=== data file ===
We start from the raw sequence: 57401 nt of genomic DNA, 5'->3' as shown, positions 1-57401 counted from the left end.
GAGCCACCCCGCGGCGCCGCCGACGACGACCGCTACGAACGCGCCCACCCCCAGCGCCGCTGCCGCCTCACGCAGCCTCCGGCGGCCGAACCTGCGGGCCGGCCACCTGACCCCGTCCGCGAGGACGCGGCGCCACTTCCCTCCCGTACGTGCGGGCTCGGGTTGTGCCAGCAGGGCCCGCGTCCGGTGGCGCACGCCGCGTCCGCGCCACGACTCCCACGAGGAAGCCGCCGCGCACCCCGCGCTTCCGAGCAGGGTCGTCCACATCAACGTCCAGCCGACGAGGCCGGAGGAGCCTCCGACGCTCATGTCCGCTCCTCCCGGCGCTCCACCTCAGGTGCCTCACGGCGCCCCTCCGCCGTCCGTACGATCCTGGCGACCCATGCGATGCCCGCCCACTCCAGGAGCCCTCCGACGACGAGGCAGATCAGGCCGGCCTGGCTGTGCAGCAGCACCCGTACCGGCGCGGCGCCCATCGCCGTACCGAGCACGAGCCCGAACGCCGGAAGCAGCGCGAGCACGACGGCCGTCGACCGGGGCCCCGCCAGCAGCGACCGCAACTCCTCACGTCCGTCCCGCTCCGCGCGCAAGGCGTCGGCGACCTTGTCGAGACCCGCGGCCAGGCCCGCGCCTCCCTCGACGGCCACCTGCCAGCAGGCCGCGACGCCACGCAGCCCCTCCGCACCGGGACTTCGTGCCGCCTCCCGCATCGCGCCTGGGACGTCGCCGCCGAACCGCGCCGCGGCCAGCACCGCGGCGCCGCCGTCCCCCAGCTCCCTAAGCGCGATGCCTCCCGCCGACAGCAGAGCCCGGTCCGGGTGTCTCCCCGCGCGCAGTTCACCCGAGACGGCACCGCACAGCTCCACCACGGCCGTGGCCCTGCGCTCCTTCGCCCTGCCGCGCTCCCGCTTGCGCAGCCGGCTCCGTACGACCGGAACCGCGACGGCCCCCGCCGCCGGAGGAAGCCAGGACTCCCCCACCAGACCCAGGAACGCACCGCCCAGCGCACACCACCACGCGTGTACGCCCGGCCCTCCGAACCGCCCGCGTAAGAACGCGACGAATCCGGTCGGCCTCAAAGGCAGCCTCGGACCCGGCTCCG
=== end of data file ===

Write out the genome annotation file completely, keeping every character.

We start from the raw sequence: 57401 nt of genomic DNA, 5'->3' as shown, positions 1-57401 counted from the left end.
GAGCCACCCCGCGGCGCCGCCGACGACGACCGCTACGAACGCGCCCACCCCCAGCGCCGCTGCCGCCTCACGCAGCCTCCGGCGGCCGAACCTGCGGGCCGGCCACCTGACCCCGTCCGCGAGGACGCGGCGCCACTTCCCTCCCGTACGTGCGGGCTCGGGTTGTGCCAGCAGGGCCCGCGTCCGGTGGCGCACGCCGCGTCCGCGCCACGACTCCCACGAGGAAGCCGCCGCGCACCCCGCGCTTCCGAGCAGGGTCGTCCACATCAACGTCCAGCCGACGAGGCCGGAGGAGCCTCCGACGCTCATGTCCGCTCCTCCCGGCGCTCCACCTCAGGTGCCTCACGGCGCCCCTCCGCCGTCCGTACGATCCTGGCGACCCATGCGATGCCCGCCCACTCCAGGAGCCCTCCGACGACGAGGCAGATCAGGCCGGCCTGGCTGTGCAGCAGCACCCGTACCGGCGCGGCGCCCATCGCCGTACCGAGCACGAGCCCGAACGCCGGAAGCAGCGCGAGCACGACGGCCGTCGACCGGGGCCCCGCCAGCAGCGACCGCAACTCCTCACGTCCGTCCCGCTCCGCGCGCAAGGCGTCGGCGACCTTGTCGAGACCCGCGGCCAGGCCCGCGCCTCCCTCGACGGCCACCTGCCAGCAGGCCGCGACGCCACGCAGCCCCTCCGCACCGGGACTTCGTGCCGCCTCCCGCATCGCGCCTGGGACGTCGCCGCCGAACCGCGCCGCGGCCAGCACCGCGGCGCCGCCGTCCCCCAGCTCCCTAAGCGCGATGCCTCCCGCCGACAGCAGAGCCCGGTCCGGGTGTCTCCCCGCGCGCAGTTCACCCGAGACGGCACCGCACAGCTCCACCACGGCCGTGGCCCTGCGCTCCTTCGCCCTGCCGCGCTCCCGCTTGCGCAGCCGGCTCCGTACGACCGGAACCGCGACGGCCCCCGCCGCCGGAGGAAGCCAGGACTCCCCCACCAGACCCAGGAACGCACCGCCCAGCGCACACCACCACGCGTGTACGCCCGGCCCTCCGAACCGCCCGCGTAAGAACGCGACGAATCCGGTCGGCCTCAAAGGCAGCCTCGGACCCGGCTCCG